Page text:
Bao Dai

Emperor Bao Dai
Emperor Bao Dai

Prince Nguyen Vinh, later known as Emperor Bao Dai, was the son of Annamese emperor Khai Dinh. Born in Hue on October 22, 1913, Bao Dai was educated in France. He became emperor of Vietnam on November 6, 1925. On his ascension to the throne he took the name Bao Dai, meaning "Keeper of Greatness."

After taking the throne he returned to France and resumed his education, and the regent Ton-Thai Han served until he came of age in 1932. Bao Dai married Jeanette Nguyen Huu Hao on March 24, 1934. As the empress Nam Phuong, she bore him two sons and three daughters.

Bao Dai was a reformer, seeking to modernize Vietnamese educational and judicial systems and to end archaic court practices such as the kowtow, and he put young reformers in his first cabinet of 1933. However, the French government continually undermined his initiatives and his authority.

In the mid-1930s, with France threatened by Germany, Bao Dai saw his opportunity to seek greater autonomy. When Germany conquered France the new French government at Vichy was compelled to surrender Indochina to Japanese control. Japan declared that it had freed Vietnam from foreign rule.

Under Japanese control Bao Dai established a nationalist government. Although he declared Vietnamese independence, in reality Vietnam switched from French to Japanese control. Under Japanese occupation a communist resistance formed led by Ho Chi Minh communist guerrillas called the Vietminh.

At the Potsdam Conference in 1945, the Allied leaders Franklin Roosevelt, Winston Churchill, and Joseph Stalin agreed that Vietnam would be divided between Chinese and British control after the war. A month after the Japanese surrender in August 1945, Ho Chi Minh announced the creation of the Democratic Republic of Vietnam. Vietnam became a battleground among the Vietminh, royalists, democrats, and supporters of the French.

Bao Dai stepped down to avert a civil war and in March 1946 went into exile in Hong Kong. However, France returned him as a constitutional monarch in an attempt to unify Vietnam. Bao Dai was hesitant, but French agreement to recognize the independent Vietnam led him to return.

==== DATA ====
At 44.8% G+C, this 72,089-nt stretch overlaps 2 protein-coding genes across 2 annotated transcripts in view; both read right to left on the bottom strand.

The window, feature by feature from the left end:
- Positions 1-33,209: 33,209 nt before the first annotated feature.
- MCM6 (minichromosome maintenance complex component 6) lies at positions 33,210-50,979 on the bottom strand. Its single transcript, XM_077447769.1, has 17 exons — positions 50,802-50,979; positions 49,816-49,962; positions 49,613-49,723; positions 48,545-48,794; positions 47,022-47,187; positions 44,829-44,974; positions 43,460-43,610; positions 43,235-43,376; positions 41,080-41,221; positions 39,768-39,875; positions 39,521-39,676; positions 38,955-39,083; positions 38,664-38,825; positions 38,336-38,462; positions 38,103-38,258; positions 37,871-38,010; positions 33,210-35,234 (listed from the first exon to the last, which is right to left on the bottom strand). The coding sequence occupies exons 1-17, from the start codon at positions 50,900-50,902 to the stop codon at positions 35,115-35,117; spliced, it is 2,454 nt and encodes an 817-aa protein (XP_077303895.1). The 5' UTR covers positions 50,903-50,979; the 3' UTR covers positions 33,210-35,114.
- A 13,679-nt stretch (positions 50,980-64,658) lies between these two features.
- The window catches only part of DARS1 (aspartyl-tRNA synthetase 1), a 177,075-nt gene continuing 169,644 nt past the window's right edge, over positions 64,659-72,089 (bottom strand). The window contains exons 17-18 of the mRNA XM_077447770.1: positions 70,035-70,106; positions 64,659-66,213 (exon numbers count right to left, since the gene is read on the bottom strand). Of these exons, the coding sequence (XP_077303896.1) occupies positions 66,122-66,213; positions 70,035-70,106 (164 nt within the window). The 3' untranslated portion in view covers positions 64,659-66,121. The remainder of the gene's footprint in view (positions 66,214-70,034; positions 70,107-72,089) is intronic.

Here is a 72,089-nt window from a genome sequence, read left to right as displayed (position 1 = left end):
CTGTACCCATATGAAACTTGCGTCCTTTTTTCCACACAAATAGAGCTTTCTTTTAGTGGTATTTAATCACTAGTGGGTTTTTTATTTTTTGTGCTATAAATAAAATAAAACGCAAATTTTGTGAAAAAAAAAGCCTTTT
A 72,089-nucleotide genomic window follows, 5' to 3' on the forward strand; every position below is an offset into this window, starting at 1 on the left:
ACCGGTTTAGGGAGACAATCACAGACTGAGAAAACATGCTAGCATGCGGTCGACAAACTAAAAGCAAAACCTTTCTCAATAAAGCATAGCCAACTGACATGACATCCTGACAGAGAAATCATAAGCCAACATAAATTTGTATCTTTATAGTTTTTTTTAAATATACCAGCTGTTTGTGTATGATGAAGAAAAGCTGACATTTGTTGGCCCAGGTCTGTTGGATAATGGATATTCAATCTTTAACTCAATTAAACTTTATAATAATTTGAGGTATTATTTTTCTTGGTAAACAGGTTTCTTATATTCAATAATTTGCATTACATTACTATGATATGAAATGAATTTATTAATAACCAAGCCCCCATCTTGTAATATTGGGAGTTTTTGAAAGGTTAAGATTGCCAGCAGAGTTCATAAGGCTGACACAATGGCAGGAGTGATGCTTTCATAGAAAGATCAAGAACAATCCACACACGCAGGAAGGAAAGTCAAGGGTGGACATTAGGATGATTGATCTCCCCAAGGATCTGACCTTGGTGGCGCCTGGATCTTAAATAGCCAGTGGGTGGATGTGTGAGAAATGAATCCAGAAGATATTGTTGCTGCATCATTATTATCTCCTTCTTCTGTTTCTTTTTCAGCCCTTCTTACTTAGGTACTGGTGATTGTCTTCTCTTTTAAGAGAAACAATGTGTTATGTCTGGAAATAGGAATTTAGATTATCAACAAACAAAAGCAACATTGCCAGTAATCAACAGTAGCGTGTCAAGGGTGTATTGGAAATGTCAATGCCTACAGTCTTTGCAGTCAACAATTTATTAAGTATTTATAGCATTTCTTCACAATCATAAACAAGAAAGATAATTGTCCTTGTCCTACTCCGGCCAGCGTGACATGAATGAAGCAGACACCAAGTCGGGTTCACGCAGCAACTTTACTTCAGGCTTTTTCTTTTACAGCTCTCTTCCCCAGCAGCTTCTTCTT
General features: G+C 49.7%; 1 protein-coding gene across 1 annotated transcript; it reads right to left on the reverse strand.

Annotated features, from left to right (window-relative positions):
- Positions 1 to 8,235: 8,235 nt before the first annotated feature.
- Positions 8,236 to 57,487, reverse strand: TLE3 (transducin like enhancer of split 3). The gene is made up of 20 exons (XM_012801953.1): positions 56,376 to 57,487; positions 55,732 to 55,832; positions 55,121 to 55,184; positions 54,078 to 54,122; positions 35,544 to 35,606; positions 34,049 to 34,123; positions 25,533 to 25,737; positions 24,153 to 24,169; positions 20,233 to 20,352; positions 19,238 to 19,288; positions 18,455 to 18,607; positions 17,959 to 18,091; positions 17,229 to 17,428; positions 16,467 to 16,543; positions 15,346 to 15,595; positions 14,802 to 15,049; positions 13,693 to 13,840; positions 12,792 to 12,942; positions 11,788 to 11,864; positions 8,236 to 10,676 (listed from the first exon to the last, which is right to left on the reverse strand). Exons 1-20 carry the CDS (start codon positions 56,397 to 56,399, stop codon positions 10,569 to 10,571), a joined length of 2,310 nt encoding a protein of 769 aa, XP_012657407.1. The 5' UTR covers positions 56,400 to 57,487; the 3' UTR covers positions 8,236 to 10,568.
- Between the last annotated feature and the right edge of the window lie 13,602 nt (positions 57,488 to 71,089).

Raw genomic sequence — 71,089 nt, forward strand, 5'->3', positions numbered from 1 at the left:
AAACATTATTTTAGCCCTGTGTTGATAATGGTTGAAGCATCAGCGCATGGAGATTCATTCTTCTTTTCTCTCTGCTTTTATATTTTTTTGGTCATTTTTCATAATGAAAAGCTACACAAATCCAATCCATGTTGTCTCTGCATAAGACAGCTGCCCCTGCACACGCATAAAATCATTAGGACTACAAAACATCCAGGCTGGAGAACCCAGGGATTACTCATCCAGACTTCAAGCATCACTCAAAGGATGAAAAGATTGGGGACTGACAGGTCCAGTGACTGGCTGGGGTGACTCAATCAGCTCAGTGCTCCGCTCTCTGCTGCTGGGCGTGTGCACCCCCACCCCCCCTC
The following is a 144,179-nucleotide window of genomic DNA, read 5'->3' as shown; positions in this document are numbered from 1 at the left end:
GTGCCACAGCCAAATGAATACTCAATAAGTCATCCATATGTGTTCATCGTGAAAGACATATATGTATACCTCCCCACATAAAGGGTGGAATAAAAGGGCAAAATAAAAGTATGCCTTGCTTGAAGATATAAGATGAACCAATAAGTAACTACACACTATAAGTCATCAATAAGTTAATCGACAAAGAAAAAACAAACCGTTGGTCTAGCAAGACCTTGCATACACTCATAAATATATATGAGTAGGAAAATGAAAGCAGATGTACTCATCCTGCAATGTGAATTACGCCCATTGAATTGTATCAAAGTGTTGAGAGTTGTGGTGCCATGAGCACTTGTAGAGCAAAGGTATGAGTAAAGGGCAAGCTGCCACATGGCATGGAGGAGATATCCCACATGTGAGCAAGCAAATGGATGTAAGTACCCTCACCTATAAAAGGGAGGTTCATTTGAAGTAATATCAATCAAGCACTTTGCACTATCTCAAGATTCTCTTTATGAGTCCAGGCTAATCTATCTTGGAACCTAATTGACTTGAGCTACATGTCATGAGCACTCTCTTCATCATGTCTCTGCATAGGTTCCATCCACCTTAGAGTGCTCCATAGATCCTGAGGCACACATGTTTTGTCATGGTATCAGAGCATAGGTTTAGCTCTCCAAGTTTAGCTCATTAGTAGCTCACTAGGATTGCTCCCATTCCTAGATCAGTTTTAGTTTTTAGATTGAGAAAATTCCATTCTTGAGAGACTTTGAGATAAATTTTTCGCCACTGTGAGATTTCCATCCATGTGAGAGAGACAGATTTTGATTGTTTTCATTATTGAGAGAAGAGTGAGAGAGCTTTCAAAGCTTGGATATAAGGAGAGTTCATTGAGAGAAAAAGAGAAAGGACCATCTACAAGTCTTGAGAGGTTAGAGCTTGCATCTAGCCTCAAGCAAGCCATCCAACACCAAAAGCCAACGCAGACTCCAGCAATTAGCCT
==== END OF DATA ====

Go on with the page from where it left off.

In 1948 Bao Dai agreed to lead a unified Vietnam under the French Union, received permission to return, and became head of state in 1949. But he soon left Vietnam for Europe, vowing never to return until his country was truly independent.

In 1954, when France lost the crucial battle at Dien Bien Phu against the Vietminh, it finally agreed to grant independence to Indochina. At Geneva in June 1954, representatives of the United States, the Soviet Union, China, Britain, and France met to decide how to end conflict in Vietnam.

They agreed to divide Vietnam at the 17th parallel, with Ho Chi Minh ruling the north and Ngo Dinh Diem ruling the south as prime minister under Bao Dai. The Vietnamese could choose whether to live in the north or south. By July 1956 an election would be held to determine whether Vietnam would be unified.

With U.S. backing Ngo Dinh Diem held a plebiscite on whether to abolish the monarchy in October 1955. The United States opposed Bao Dai because he was out of touch, and supported Diem. American adviser Colonel Edward Lansdale suggested that ballots should be in two colors in hope that the Vietnamese would vote based on their beliefs that red meant good luck while green meant misfortune.

Voters complained that they were harassed at the polls, with ballots for Diem counted and votes for Bao Dai tossed into the trash. Diem won 99 percent of the vote. Bao Dai lost the election and went into exile in France. In exile Bao Dai spoke often on behalf of peace and unity for Vietnam, but he lived the life of a playboy. He died in a Paris military hospital on July 31, 1997.